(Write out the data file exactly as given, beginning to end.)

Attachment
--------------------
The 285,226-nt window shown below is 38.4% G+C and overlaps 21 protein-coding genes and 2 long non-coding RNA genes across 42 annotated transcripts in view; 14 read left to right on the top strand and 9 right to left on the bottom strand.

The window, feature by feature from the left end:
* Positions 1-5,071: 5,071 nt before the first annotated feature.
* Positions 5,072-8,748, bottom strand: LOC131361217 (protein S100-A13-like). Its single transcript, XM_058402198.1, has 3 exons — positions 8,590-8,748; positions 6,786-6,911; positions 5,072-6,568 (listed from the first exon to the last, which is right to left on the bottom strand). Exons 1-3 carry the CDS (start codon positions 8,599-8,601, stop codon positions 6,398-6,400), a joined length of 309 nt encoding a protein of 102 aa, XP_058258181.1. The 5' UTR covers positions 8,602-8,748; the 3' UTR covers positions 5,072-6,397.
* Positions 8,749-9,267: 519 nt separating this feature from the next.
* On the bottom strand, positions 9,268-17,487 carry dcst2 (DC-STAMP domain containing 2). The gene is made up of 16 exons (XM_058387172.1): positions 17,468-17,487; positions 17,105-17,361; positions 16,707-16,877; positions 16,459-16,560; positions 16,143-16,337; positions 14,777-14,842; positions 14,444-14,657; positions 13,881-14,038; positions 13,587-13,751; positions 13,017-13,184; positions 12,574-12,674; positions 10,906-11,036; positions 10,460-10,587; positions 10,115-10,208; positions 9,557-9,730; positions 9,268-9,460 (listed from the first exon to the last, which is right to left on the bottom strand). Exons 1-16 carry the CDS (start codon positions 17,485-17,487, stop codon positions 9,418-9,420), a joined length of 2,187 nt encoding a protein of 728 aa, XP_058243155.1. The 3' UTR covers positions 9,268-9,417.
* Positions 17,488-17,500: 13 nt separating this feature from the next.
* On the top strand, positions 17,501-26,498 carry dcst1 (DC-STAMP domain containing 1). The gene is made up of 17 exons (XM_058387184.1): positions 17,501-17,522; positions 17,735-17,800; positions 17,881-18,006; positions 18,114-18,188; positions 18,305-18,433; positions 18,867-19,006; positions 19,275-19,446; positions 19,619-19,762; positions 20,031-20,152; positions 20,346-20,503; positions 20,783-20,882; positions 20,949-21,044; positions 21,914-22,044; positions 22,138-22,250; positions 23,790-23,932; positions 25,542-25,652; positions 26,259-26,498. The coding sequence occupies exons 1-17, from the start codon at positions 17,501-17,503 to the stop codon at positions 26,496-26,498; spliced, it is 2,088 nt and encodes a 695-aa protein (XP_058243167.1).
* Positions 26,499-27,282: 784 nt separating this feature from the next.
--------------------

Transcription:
The 285,226-nt window shown below is 38.4% G+C and overlaps 21 protein-coding genes and 2 long non-coding RNA genes across 42 annotated transcripts in view; 14 read left to right on the top strand and 9 right to left on the bottom strand.

The window, feature by feature from the left end:
* Positions 1-5,071: 5,071 nt before the first annotated feature.
* Positions 5,072-8,748, bottom strand: LOC131361217 (protein S100-A13-like). Its single transcript, XM_058402198.1, has 3 exons — positions 8,590-8,748; positions 6,786-6,911; positions 5,072-6,568 (listed from the first exon to the last, which is right to left on the bottom strand). Exons 1-3 carry the CDS (start codon positions 8,599-8,601, stop codon positions 6,398-6,400), a joined length of 309 nt encoding a protein of 102 aa, XP_058258181.1. The 5' UTR covers positions 8,602-8,748; the 3' UTR covers positions 5,072-6,397.
* Positions 8,749-9,267: 519 nt separating this feature from the next.
* On the bottom strand, positions 9,268-17,487 carry dcst2 (DC-STAMP domain containing 2). The gene is made up of 16 exons (XM_058387172.1): positions 17,468-17,487; positions 17,105-17,361; positions 16,707-16,877; positions 16,459-16,560; positions 16,143-16,337; positions 14,777-14,842; positions 14,444-14,657; positions 13,881-14,038; positions 13,587-13,751; positions 13,017-13,184; positions 12,574-12,674; positions 10,906-11,036; positions 10,460-10,587; positions 10,115-10,208; positions 9,557-9,730; positions 9,268-9,460 (listed from the first exon to the last, which is right to left on the bottom strand). Exons 1-16 carry the CDS (start codon positions 17,485-17,487, stop codon positions 9,418-9,420), a joined length of 2,187 nt encoding a protein of 728 aa, XP_058243155.1. The 3' UTR covers positions 9,268-9,417.
* Positions 17,488-17,500: 13 nt separating this feature from the next.
* On the top strand, positions 17,501-26,498 carry dcst1 (DC-STAMP domain containing 1). The gene is made up of 17 exons (XM_058387184.1): positions 17,501-17,522; positions 17,735-17,800; positions 17,881-18,006; positions 18,114-18,188; positions 18,305-18,433; positions 18,867-19,006; positions 19,275-19,446; positions 19,619-19,762; positions 20,031-20,152; positions 20,346-20,503; positions 20,783-20,882; positions 20,949-21,044; positions 21,914-22,044; positions 22,138-22,250; positions 23,790-23,932; positions 25,542-25,652; positions 26,259-26,498. The coding sequence occupies exons 1-17, from the start codon at positions 17,501-17,503 to the stop codon at positions 26,496-26,498; spliced, it is 2,088 nt and encodes a 695-aa protein (XP_058243167.1).
* Positions 26,499-27,282: 784 nt separating this feature from the next.